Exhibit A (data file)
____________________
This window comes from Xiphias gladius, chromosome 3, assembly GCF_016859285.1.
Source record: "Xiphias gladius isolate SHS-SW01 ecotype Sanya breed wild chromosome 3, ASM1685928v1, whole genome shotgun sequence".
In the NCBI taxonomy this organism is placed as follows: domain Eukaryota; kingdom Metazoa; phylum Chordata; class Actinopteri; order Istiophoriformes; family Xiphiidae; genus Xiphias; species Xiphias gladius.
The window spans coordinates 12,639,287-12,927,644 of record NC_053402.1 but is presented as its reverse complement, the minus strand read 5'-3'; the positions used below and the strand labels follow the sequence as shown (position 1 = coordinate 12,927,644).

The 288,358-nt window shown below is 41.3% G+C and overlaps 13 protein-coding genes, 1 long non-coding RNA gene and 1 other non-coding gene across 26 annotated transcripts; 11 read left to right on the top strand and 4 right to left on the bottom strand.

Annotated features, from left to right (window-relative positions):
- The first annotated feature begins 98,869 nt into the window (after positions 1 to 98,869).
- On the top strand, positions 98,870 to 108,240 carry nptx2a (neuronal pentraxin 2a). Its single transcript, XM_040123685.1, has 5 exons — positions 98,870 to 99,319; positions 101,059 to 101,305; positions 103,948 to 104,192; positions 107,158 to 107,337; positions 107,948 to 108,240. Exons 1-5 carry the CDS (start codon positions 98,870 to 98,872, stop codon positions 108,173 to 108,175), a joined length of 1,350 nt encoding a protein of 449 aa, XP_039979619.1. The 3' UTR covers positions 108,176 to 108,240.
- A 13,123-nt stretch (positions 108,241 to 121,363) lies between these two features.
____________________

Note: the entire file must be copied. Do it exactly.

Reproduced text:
This window comes from Xiphias gladius, chromosome 3, assembly GCF_016859285.1.
Source record: "Xiphias gladius isolate SHS-SW01 ecotype Sanya breed wild chromosome 3, ASM1685928v1, whole genome shotgun sequence".
In the NCBI taxonomy this organism is placed as follows: domain Eukaryota; kingdom Metazoa; phylum Chordata; class Actinopteri; order Istiophoriformes; family Xiphiidae; genus Xiphias; species Xiphias gladius.
The window spans coordinates 12,639,287-12,927,644 of record NC_053402.1 but is presented as its reverse complement, the minus strand read 5'-3'; the positions used below and the strand labels follow the sequence as shown (position 1 = coordinate 12,927,644).

The 288,358-nt window shown below is 41.3% G+C and overlaps 13 protein-coding genes, 1 long non-coding RNA gene and 1 other non-coding gene across 26 annotated transcripts; 11 read left to right on the top strand and 4 right to left on the bottom strand.

Annotated features, from left to right (window-relative positions):
- The first annotated feature begins 98,869 nt into the window (after positions 1 to 98,869).
- On the top strand, positions 98,870 to 108,240 carry nptx2a (neuronal pentraxin 2a). Its single transcript, XM_040123685.1, has 5 exons — positions 98,870 to 99,319; positions 101,059 to 101,305; positions 103,948 to 104,192; positions 107,158 to 107,337; positions 107,948 to 108,240. Exons 1-5 carry the CDS (start codon positions 98,870 to 98,872, stop codon positions 108,173 to 108,175), a joined length of 1,350 nt encoding a protein of 449 aa, XP_039979619.1. The 3' UTR covers positions 108,176 to 108,240.
- A 13,123-nt stretch (positions 108,241 to 121,363) lies between these two features.